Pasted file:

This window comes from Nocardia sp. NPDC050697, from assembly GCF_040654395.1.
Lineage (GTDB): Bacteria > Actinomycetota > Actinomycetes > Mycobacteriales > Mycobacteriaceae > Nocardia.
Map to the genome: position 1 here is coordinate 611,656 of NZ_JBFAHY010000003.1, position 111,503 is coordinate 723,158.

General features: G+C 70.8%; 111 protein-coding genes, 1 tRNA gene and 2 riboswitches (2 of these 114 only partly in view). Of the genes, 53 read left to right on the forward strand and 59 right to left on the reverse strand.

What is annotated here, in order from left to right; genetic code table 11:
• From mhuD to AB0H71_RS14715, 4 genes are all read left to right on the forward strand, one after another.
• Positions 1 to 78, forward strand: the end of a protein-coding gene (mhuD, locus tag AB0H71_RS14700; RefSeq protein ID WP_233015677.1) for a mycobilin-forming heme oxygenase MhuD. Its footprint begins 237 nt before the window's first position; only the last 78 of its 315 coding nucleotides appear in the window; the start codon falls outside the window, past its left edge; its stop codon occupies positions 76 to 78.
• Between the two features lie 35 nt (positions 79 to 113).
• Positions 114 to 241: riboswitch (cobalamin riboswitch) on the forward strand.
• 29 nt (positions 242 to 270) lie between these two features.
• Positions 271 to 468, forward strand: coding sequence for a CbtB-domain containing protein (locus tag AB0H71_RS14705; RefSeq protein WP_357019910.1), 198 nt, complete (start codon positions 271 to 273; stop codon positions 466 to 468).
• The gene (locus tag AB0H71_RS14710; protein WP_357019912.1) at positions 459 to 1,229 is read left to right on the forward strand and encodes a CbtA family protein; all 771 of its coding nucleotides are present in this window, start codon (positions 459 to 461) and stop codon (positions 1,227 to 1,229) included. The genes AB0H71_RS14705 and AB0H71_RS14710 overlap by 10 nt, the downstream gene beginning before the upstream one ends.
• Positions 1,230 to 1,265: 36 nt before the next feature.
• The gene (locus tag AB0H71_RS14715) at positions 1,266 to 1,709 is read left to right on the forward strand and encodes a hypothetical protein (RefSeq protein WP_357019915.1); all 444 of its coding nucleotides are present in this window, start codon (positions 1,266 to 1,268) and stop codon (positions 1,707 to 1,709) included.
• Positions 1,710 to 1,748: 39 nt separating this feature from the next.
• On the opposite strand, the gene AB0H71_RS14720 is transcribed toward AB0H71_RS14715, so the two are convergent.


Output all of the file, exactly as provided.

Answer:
This window comes from Nocardia sp. NPDC050697, from assembly GCF_040654395.1.
Lineage (GTDB): Bacteria > Actinomycetota > Actinomycetes > Mycobacteriales > Mycobacteriaceae > Nocardia.
Map to the genome: position 1 here is coordinate 611,656 of NZ_JBFAHY010000003.1, position 111,503 is coordinate 723,158.

General features: G+C 70.8%; 111 protein-coding genes, 1 tRNA gene and 2 riboswitches (2 of these 114 only partly in view). Of the genes, 53 read left to right on the forward strand and 59 right to left on the reverse strand.

What is annotated here, in order from left to right; genetic code table 11:
• From mhuD to AB0H71_RS14715, 4 genes are all read left to right on the forward strand, one after another.
• Positions 1 to 78, forward strand: the end of a protein-coding gene (mhuD, locus tag AB0H71_RS14700; RefSeq protein ID WP_233015677.1) for a mycobilin-forming heme oxygenase MhuD. Its footprint begins 237 nt before the window's first position; only the last 78 of its 315 coding nucleotides appear in the window; the start codon falls outside the window, past its left edge; its stop codon occupies positions 76 to 78.
• Between the two features lie 35 nt (positions 79 to 113).
• Positions 114 to 241: riboswitch (cobalamin riboswitch) on the forward strand.
• 29 nt (positions 242 to 270) lie between these two features.
• Positions 271 to 468, forward strand: coding sequence for a CbtB-domain containing protein (locus tag AB0H71_RS14705; RefSeq protein WP_357019910.1), 198 nt, complete (start codon positions 271 to 273; stop codon positions 466 to 468).
• The gene (locus tag AB0H71_RS14710; protein WP_357019912.1) at positions 459 to 1,229 is read left to right on the forward strand and encodes a CbtA family protein; all 771 of its coding nucleotides are present in this window, start codon (positions 459 to 461) and stop codon (positions 1,227 to 1,229) included. The genes AB0H71_RS14705 and AB0H71_RS14710 overlap by 10 nt, the downstream gene beginning before the upstream one ends.
• Positions 1,230 to 1,265: 36 nt before the next feature.
• The gene (locus tag AB0H71_RS14715) at positions 1,266 to 1,709 is read left to right on the forward strand and encodes a hypothetical protein (RefSeq protein WP_357019915.1); all 444 of its coding nucleotides are present in this window, start codon (positions 1,266 to 1,268) and stop codon (positions 1,707 to 1,709) included.
• Positions 1,710 to 1,748: 39 nt separating this feature from the next.
• On the opposite strand, the gene AB0H71_RS14720 is transcribed toward AB0H71_RS14715, so the two are convergent.